Owen discussed a return to Liverpool his preferred destination before agreeing to join his former club's Premier League rival and team up once more with former England captain Alan Shearer.
Newcastle said the 25-year-old Owen who has a history of hamstring trouble would have a medical exam Tuesday. But that didn't stop the club shops printing his name on Newcastle shirts and fans lining up to buy them.
Two rounds of World Cup games means there is a break in the Premier League schedule until Sept. 10 so Newcastle won't be able to introduce him to the media as a Magpies player until late next week.
Newcastle did not reveal the transfer fee but said it beat the club-record 15 million pounds (US$26.8 million; €22 million) it paid for Shearer in 1996.
British news reports said the fee was 17 million pounds (US$24.8 million; €24.8 million) and that Owen was forced to join the Magpies because Liverpool was unwilling to match it.
That left Owen with the choice of staying as Madrid's fifth-choice striker or joining Newcastle a club struggling in the Premier League and not qualified for European competition. The last time Newcastle won the league title was in 1927.
Owen wanted to leave Madrid because he needs match practice in the buildup to next year's World Cup. He scored 16 goals last season after joining from Liverpool a year ago but failed to get a regular first-team place.
Magpies manager Graeme Souness struggled to find the right partner for Shearer trying out Craig Bellamy and Patrick Kluivert before moving them on. He has recently hired Albert Luque from Deportivo de La Coruna but the Spaniard is likely to be a backup to the Shearer-Owen partnership.
If Owen passes his medical he will wear the No. 10 shirt and play alongside Shearer who was his strike partner at the 1998 World Cup and 2000 European Championship. Shearer 35 retired from international soccer after Euro 2000 and was due to finish his career at the end of last season before agreeing to stay on at St. James' Park.
"Bringing Michael to St. James' Park will rank alongside the signing of Alan Shearer as my proudest moment at Newcastle United Newcastle chairman Freddy Shepherd said on Tuesday.
"Newcastle fans love center-forwards and Michael is a fantastic goalscorer. He's someone we would love to build the team around and we hope he can help us bring success to the club."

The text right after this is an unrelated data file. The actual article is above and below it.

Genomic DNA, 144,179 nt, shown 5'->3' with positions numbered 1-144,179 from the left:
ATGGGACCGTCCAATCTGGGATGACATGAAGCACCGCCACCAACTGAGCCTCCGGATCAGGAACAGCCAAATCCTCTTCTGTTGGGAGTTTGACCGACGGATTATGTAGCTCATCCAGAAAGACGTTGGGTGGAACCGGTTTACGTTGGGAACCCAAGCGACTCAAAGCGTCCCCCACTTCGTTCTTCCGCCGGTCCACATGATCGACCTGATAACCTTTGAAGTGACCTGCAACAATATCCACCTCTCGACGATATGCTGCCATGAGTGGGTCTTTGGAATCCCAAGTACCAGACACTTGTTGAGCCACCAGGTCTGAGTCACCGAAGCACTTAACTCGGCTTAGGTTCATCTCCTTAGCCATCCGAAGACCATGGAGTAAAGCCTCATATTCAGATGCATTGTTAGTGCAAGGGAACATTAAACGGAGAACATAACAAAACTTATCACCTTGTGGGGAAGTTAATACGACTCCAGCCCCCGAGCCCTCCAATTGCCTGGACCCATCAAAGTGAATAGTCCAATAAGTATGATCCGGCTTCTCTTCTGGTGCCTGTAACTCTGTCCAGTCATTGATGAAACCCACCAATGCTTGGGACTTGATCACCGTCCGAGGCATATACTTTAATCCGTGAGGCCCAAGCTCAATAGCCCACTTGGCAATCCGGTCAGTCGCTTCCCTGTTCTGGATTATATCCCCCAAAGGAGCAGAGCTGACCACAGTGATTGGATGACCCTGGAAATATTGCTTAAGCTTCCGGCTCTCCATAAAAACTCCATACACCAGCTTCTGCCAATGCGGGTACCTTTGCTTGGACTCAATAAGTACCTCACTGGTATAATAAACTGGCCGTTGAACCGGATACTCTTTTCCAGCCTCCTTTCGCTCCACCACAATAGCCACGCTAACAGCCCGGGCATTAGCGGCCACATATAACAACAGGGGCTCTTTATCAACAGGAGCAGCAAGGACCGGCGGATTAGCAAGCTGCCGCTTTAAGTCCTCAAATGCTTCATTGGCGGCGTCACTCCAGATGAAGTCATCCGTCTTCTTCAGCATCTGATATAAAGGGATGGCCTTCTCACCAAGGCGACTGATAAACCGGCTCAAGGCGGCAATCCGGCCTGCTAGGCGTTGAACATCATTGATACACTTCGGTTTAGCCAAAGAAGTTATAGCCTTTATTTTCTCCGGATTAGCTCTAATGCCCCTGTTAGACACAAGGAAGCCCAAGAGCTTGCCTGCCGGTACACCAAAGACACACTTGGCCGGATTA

Newcastle is next-to-last after four Premier League games and is the only team yet to score. Owen's arrival should help - he scored 158 goals in 297 appearances for Liverpool his first club.
Owen scored more goals against Newcastle than any other team but never played under current Liverpool manager Rafael Benitez who sold him for 8 million pounds (US$14.3 million; €11.7 million) shortly after taking over.
Although he's a regular for England - playing at the two most recent World Cups and European Championships - Owen wasn't even a substitute for Madrid's season opener against Cadiz on Sunday. It was the first time he had been omitted other than because of injury since he joined.
Madrid started with Raul Gonzalez and Ronaldo up front and can also call upon Brazil forwards Julio Baptista and Robinho whom it signed in the offseason.
Madrid's director of soccer Arrigo Sacchi said he was sad to see Owen leave but understood his reasons.
"He's now a player for the English club. We're saying this with disappointment because we have lost a great professional a first-class player and a person who is always positive Sacchi said.
"Real Madrid has always been happy with him and we thank him for what he has done here. We wish him all the luck in the future.
"He asked to leave because this is World Cup year and here he wasn't always going to play. We didn't want to loan him out and only when a big offer arrived did we accept his transfer."
Madrid may use the proceeds from the sale to fund a bid for Sevilla's 19-year-old rightback Sergio Ramos Spanish media reported in recent days.
Although the Spain international has a €27 million (US$33 million) buyout clause Ramos suggested on Sunday he could be allowed to leave for less.